30
Arctic sea ice / Re: 2020 Sea ice area and extent data
« on: January 16, 2020, 09:38:13 PM »
I wish that Geron and Juan could report on ice areas and extents as large as they were in the 1970s.....

31
Antarctica / Re: Sea Ice Extent around Antarctica
« on: January 12, 2020, 04:40:50 PM »
My best guess for the next week(s) is that the decrease of Antarctic Sea Ice Extent will be slightly above average. If you look at Climate Reanalyzer almost everywhere around Antarctica the sea  surface temperature is slightly above average along the sea ice edge. I wouldn't even be surprised if we have a late minimum this year.

32
Science / 2020 Mauna Loa CO2 levels
« on: January 12, 2020, 04:33:11 PM »
Last year next week had an average of 411.7 ppm. Extrapolating the actual values will result in a 2.3 ± 0.3 ppm increase. From mid January on the values generally rise much higher than in late autumn or December.

I got the weekly value last year wrong (I took the average value of the week later and did not carefully look at the scale of the y-axis - sorry). Therefore my Sunday evening CO2 posting begins with an excuse.

Week beginning on January 5, 2020:     413.37 ppm
Weekly value from 1 year ago:             409.94 ppm
Weekly value from 10 years ago:          388.21 ppm
Last updated: January 12, 2020

The annual increase stays above 3.4 ppm. This is no good news for this year. It has just begun - and unfortunately with this massive increase.
The high variability of the last weeks has disappeared. The values are much more in line, daily and hourly averages.
We have the same CO2 level than in April last year. This means we are three months before schedule.

Outlook:
Last year next week had an average of 410.7 ppm. Extrapolating the actual values will result in a 2.3 ± 0.3 ppm increase. From mid January on the values generally rise much higher than in late autumn or December.

33
Antarctica / Re: Sea Ice in Amundsen Sea / Pine Island Bay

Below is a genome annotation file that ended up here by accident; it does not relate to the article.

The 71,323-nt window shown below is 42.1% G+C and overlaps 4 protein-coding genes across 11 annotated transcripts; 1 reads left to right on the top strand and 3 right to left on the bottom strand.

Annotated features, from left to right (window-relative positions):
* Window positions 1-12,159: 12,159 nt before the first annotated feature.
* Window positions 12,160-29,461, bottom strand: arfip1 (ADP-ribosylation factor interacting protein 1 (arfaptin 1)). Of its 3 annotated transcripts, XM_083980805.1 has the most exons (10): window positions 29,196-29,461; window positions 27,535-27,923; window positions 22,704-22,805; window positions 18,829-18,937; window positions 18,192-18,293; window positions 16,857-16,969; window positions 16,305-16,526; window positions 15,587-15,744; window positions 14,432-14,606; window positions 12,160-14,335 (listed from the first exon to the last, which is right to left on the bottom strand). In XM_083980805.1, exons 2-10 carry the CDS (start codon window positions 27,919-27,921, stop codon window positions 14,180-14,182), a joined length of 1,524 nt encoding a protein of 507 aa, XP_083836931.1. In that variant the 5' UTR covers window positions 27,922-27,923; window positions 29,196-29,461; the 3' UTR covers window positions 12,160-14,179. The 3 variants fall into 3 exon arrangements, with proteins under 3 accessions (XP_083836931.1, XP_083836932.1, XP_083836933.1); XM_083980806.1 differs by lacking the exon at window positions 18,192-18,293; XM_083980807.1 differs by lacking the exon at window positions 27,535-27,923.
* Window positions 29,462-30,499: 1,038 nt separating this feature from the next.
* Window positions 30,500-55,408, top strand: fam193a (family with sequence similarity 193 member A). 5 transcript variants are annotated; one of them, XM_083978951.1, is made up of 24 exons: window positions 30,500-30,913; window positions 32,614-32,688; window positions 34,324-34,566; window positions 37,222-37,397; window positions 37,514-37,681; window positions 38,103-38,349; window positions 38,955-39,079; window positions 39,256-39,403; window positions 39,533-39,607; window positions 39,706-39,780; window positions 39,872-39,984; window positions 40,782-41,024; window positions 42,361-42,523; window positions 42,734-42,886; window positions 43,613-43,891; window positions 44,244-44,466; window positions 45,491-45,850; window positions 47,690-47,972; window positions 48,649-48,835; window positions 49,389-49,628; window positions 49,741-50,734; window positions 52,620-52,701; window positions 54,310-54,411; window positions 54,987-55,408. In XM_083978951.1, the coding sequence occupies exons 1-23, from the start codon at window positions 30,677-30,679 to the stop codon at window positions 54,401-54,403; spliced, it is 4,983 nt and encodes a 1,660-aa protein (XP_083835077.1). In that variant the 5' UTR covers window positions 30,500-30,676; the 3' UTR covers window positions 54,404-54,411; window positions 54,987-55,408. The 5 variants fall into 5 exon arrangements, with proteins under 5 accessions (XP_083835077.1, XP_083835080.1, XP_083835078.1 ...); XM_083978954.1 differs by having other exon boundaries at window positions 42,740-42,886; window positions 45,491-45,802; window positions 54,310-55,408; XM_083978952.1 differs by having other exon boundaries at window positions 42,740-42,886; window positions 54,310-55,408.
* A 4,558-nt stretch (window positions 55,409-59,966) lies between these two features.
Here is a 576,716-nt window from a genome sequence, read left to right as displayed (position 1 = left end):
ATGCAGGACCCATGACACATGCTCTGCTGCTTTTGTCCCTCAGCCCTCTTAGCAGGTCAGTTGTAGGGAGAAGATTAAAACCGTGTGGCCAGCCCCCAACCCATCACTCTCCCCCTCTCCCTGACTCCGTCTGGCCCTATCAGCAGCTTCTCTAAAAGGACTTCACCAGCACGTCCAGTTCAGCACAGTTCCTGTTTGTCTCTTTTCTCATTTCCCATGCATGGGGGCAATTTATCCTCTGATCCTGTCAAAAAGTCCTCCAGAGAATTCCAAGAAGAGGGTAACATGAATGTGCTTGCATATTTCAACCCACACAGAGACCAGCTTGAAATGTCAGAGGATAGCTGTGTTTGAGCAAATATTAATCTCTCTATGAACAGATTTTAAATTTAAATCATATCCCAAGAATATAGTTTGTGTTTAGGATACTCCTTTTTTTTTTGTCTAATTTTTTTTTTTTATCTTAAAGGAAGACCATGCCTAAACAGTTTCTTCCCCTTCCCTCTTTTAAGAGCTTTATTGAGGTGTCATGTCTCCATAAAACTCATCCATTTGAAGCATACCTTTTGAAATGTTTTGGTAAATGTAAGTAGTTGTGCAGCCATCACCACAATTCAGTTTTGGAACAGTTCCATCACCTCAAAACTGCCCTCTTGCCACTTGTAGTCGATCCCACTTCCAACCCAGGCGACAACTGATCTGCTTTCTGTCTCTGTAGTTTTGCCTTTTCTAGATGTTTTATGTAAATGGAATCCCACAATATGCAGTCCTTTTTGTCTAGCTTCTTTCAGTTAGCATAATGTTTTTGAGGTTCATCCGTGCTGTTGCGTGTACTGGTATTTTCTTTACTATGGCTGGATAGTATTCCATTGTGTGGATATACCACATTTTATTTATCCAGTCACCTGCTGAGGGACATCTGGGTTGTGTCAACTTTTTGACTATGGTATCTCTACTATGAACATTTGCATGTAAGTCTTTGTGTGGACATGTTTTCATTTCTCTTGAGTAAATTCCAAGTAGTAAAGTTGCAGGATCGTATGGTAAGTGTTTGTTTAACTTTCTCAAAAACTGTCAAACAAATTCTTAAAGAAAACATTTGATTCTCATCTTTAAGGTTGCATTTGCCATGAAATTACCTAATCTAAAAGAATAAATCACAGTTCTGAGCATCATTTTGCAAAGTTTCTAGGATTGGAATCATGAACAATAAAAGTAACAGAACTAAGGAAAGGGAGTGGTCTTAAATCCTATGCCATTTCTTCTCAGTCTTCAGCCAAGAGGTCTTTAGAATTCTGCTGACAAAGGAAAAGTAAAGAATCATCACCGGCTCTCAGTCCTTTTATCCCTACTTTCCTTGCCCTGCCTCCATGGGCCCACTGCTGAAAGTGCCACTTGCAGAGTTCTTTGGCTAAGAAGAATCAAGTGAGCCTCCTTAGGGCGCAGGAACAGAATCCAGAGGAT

« on: January 11, 2020, 08:43:07 PM »
To bring some more input into this thread I present a picture of the Pine Island Bay (N is to the left) from EOSDIS on Jan 11, 2020. To the lower right you can see the sea ice in front of Thwaites Eastern Ice Shelf, and in the upper right corner you can see the tip of the SW Tributary with its grounded icebergs.
It shows the decomposition of the sea ice NW of Velasco Glacier (circled in green).
I compared the situation with Jan 11 in the last years.
2019 the whole Pine Island Bay was filled with sea ice, so was 2018. 2017, after the big El Niño year the whole Pine Island Bay was free of sea ice, so was 2015. 2016 and 2014 had a mixed appearance. Most part of Pine Island Bay were ice-free, but that NE part of it (the area circled in green and N of it) had an almost complete sea ice cover.

See attached picture.

34
Antarctica / Re: PIG has calved
« on: January 11, 2020, 05:59:14 PM »
Any moment now...
I remember you writing that sentence weeks ago. It has been a very long moment so far...      ;)

35
Antarctica / Re: PIG has calved
« on: January 11, 2020, 04:59:09 PM »
paolo,
thank you a million for keeping us up to date. I still wonder how many days we need to wait before the big calving event happens...

36
Arctic sea ice / Re: Global sea ice area and extent data
« on: January 10, 2020, 08:46:16 PM »
I compared the actual JAXA extent values with the averages (1980s to 2010s) and determined the time difference, when today's values had the same value as the averages of the various decades.